ANT is a kaleidoscope (Mol, 2010, p.261). If we pick it up and look at something, lets say for the sake of argument a High Speed Two railway project, how does that work?
The Stop HS2 campaign website recently revisited an interview with the Secretary of State for Transport where she drew on a Victorian heritage of ‘boldness’ to justify the need for a new High Speed Railway. I was considering this in general terms as a kind of design precedent in my last post but the StopHS2 campaign were also thinking about it as an invitation to make technological comparisons between the eighteenth, nineteenth and twenty-first centuries. Continue reading
The design process can be described in many ways. And the way that a designer gets from A to B can be traced along many routes. This we can read about with John Chris Jones or Kees Dorst and we can imagine what goes on under the bonnet with Nigel Cross or Bryan Lawson.
If we want to think about how a politician gets from A to B, and this is part of the gist of my work, there’s no shortage of speeches, interviews and media reports in the archived debate where that route is described either directly or through whichever commentator is on hand to help out. Continue reading
In his recent review of the HS2 project Sir David Higgins advocated the removal of the proposed North London Rail link between HS2 and HS1 on the grounds that it would provide a relatively poor return (removing the need for a one stop tube journey) on an apparently unreasonably large proportion (£700m) of the total budget (£42.6bn) .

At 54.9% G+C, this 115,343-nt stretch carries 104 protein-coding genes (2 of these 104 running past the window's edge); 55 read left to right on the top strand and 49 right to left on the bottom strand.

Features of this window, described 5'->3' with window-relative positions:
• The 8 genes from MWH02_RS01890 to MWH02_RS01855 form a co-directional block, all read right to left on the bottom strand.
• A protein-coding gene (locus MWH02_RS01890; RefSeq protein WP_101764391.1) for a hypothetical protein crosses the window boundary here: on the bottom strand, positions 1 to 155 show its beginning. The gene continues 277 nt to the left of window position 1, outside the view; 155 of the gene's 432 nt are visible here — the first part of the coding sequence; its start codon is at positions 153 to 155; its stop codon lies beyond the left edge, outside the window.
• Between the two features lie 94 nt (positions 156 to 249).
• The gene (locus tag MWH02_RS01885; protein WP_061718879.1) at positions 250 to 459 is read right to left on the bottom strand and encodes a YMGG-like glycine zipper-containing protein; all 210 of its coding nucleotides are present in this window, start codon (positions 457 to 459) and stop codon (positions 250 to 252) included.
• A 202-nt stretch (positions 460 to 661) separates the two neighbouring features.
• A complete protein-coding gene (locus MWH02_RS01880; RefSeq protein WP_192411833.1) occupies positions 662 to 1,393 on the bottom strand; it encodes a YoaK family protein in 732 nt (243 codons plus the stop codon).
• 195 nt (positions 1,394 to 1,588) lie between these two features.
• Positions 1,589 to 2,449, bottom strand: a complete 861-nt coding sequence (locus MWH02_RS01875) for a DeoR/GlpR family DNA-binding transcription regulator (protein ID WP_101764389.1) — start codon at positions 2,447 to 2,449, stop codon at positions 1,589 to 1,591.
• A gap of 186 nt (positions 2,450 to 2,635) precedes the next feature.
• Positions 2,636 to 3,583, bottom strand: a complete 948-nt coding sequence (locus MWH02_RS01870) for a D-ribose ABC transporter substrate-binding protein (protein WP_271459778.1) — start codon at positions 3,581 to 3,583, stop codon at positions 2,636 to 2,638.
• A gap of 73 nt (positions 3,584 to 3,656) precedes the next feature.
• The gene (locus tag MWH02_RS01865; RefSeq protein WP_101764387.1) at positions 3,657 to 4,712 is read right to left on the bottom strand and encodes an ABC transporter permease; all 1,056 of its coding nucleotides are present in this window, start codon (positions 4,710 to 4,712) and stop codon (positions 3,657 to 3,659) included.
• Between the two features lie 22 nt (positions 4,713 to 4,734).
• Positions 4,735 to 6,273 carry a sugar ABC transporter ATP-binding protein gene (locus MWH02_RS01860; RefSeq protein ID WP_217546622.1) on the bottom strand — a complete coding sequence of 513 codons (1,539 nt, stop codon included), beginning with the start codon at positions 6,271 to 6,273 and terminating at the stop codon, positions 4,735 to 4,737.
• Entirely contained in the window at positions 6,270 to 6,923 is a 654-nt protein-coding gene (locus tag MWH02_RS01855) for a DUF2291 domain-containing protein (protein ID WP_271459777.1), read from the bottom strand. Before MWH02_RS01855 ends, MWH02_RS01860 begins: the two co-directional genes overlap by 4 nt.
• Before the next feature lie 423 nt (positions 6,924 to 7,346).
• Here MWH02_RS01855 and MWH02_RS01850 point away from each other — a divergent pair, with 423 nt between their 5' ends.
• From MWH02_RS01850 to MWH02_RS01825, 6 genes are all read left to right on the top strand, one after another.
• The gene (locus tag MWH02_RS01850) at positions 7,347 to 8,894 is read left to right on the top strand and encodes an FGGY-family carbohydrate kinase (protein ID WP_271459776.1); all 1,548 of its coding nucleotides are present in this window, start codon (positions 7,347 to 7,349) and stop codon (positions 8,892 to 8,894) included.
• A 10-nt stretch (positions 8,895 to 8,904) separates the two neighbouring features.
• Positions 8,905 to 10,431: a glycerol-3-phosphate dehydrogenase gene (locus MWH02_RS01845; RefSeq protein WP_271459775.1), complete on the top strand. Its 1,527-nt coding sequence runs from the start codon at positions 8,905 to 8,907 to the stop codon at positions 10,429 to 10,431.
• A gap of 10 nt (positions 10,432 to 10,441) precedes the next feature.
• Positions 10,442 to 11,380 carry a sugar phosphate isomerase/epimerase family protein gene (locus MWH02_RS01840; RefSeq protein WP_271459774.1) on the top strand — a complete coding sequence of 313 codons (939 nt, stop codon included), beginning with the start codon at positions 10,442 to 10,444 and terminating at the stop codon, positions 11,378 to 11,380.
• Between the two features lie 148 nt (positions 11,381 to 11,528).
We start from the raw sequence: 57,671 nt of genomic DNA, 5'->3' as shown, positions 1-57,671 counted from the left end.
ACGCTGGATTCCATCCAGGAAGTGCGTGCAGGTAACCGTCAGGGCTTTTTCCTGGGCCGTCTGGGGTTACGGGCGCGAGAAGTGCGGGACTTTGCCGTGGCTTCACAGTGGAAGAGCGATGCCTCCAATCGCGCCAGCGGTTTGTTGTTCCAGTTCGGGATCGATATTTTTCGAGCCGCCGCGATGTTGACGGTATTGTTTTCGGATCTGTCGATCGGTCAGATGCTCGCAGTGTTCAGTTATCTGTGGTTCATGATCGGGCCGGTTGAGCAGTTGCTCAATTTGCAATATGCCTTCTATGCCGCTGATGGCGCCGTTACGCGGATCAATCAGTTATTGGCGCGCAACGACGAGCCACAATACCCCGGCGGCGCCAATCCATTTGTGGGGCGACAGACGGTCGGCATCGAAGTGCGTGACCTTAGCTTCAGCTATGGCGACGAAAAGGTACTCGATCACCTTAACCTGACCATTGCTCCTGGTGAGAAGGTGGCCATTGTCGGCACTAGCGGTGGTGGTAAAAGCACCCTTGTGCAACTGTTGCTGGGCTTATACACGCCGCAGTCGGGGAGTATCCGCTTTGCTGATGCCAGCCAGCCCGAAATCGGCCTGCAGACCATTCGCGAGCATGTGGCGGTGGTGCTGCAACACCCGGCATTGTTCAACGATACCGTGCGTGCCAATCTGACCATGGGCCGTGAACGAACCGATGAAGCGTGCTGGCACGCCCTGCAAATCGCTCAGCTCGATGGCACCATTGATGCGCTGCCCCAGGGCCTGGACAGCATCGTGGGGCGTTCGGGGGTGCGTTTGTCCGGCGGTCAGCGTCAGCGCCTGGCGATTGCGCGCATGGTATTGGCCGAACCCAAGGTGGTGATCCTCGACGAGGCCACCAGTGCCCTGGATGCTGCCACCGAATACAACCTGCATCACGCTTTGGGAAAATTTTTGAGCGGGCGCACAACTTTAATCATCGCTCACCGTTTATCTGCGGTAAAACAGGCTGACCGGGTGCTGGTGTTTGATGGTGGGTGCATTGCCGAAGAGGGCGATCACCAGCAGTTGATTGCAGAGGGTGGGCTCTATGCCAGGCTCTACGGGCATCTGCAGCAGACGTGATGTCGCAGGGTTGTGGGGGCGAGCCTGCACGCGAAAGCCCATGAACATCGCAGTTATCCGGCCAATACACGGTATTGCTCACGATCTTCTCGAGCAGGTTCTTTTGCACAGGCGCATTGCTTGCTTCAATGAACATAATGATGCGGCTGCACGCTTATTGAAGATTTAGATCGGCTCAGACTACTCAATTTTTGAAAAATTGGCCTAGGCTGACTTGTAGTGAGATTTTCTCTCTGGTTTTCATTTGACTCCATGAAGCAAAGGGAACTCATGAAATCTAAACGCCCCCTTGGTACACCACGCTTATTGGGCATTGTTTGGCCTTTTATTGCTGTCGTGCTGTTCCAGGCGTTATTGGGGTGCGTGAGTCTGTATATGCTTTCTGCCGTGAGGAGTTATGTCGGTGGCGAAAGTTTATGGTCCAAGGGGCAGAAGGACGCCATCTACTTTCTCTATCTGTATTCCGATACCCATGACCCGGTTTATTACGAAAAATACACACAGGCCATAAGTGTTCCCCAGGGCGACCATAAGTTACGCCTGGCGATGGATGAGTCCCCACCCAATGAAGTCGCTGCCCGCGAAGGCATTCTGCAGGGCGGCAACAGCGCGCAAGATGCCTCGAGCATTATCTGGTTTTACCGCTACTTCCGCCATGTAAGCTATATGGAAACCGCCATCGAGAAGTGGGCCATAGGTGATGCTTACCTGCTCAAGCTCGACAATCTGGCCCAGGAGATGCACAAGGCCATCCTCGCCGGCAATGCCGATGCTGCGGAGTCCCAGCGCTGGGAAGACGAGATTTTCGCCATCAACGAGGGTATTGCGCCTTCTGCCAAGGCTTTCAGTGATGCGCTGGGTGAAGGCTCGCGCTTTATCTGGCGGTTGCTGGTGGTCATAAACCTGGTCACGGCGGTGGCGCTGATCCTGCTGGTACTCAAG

(Therefore HS2 – HS1 = £41.9bn)
Today, according to the HM Treasury website in the kind of pre-emptive news strike that has now become the norm, George Osborne will propose a third high speed railway for Britain. Depending on who you ask this “keynote speech” or “pre-election waffle” is either a reflection on the success of his government’s long term economic planning or an attempt to deflect attention from a reported six point deficit in the latest polls. The new line, already being referred to as HS3 would link Manchester and Leeds across the Pennines.
I’m not wanting to speculate on the intention of the speech and without knowing who the audience was (apart from all of us) it’s also difficult to speculate on which particular lock his keynotes were meant to open. But the event of the speech is interesting in its own right.
Notwithstanding my successful resurrection from memory of the GREP function in my text editor (see Datafest-2013 for details) and the glorious time savings this produces considering the number of links generated (yes I think it was 1432) it was nevertheless time to have a word with myself. This fiddling with data around the margins of the study must stop!
But before then here is a temporary resting place to catch my breath before getting back into the parliamentary (af)fray.
It’s creeping towards the summer and this is festival time. I’ve only been to one music festival of note and that was Latitude in 2010. I failed to pick up a programme in advance and so spent some time during the weekend without sufficient data to decide which of the many stages to go to. I find if you’re not careful this can lead to smoking too many cigarettes and drinking too much beer while listening to Nick Cave being Grinderman. To avoid that here in HS2 land I’ve been putting together a programme of Hansard activity – I wanted to get a feel for how much debate had taken place about this high speed railway.